Share This Author
Visual search and stimulus similarity.
A new theory of search and visual attention is presented, which accounts for harmful effects of nontargets resembling any possible target, the importance of local nontarget grouping, and many other findings.
Visual marking: prioritizing selection for new objects by top-down attentional inhibition of old objects.
The authors propose a new mechanism for prioritizing the selection of new events: visual marking and discusses the relations between marking and other accounts of visual selection and potential neurophysiological mechanisms.
Early, involuntary top-down guidance of attention from working memory.
- David Soto, D. Heinke, G. Humphreys, M. J. Blanco
- Psychology, BiologyJournal of experimental psychology. Human…
- 1 April 2005
The results suggest that there can be early, involuntary top-down directing of attention to a stimulus matching the contents of working memory.
Perceptual effects of social salience: evidence from self-prioritization effects on perceptual matching.
The results indicate that associating a stimulus to the self modulates its subsequent perceptual processing, and this may operate by self-associated shapes automatically evoking the reward system.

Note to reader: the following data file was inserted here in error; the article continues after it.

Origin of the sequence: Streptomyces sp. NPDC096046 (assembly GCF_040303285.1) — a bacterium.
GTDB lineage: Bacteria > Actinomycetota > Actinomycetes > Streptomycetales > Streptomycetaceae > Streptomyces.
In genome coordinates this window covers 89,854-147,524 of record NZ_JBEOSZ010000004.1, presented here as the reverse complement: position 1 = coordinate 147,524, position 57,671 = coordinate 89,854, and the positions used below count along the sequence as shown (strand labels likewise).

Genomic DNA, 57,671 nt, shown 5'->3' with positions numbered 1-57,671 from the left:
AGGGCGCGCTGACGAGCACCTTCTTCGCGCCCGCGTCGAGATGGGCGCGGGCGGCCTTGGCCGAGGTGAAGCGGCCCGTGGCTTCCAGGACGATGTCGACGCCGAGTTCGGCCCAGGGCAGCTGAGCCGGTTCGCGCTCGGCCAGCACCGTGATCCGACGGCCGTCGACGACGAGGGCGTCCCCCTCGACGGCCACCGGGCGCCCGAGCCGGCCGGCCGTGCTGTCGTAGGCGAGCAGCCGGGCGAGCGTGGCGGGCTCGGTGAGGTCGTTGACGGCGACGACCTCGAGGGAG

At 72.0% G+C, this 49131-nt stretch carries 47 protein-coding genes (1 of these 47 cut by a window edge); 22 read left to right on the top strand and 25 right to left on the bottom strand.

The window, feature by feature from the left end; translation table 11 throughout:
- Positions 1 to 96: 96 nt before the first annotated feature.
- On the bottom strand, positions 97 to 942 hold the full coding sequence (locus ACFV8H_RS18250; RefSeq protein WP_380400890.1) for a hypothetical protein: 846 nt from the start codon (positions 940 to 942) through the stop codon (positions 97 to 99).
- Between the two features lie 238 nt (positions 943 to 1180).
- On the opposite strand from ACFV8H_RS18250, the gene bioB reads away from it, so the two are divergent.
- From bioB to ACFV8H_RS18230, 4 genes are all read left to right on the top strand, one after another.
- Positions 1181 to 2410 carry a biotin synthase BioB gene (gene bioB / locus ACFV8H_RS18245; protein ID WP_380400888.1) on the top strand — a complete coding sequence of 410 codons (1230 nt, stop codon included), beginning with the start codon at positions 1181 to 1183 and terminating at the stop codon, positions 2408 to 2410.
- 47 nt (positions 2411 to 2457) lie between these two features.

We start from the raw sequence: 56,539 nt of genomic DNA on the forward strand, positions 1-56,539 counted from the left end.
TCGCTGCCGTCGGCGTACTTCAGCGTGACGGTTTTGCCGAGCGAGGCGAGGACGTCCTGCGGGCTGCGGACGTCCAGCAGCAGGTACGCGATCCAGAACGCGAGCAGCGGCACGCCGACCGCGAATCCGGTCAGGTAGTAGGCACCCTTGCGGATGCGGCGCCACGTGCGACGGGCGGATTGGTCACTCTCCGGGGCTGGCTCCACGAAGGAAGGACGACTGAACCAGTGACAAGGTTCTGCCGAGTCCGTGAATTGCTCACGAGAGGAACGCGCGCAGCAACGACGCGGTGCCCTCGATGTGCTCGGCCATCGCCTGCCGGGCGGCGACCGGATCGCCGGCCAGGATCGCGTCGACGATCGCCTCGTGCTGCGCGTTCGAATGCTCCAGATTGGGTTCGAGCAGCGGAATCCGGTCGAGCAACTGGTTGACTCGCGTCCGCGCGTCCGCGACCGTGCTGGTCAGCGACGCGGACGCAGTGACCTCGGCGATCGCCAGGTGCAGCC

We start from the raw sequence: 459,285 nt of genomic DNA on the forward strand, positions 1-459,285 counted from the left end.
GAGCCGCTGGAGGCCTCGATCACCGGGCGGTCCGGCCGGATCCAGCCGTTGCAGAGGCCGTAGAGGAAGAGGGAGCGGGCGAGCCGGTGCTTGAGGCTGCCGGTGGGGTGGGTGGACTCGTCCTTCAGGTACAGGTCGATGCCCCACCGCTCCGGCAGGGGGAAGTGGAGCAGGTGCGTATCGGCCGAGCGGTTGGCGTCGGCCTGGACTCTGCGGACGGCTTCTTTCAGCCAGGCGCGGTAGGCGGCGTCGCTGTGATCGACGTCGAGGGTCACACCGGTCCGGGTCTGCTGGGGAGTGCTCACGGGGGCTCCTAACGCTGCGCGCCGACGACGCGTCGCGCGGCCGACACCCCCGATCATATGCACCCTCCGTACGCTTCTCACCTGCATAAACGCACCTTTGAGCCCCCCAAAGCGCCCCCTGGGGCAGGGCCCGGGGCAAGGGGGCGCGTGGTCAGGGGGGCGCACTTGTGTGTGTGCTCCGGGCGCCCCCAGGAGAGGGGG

Cascade processes in picture identification
This work presents evidence drawn from both normal observers and from a patient that the effect of structural and semantic similarity between objects on picture naming should be confined to the process of accessing semantic knowledge.
The quarterly journal of experimental psychology
Hierarchies, similarity, and interactivity in object recognition: “Category-specific” neuropsychological deficits
The evidence on category-specific impairments is reviewed, arguing that deficits even for one class of object cannot be accounted for in terms of a single information processing disorder across all patients; problems arise at contrasting loci in different patients.
Systematic analysis of deficits in visual attention.
- J. Duncan, C. Bundesen, A. Olson, G. Humphreys, S. Chavda, H. Shibuya
- PsychologyJournal of experimental psychology. General
- 1 December 1999
The authors develop systematic methods for analyzing such impairments in terms of Bundesen's (1990) Theory of Visual Attention and apply these in a group of 9 patients with parietal lobe lesions and variable spatial neglect, showing how differentiation of attentional impairments can be informed by a theory of normal function.
The Effects of Surface Detail on Object Categorization and Naming
The results suggest that surface details can affect object recognition and naming, depending upon: (1) the degree to which objects must be differentiated for a correct response to be made, and (2) the nature of the rate-limiting process determining performance.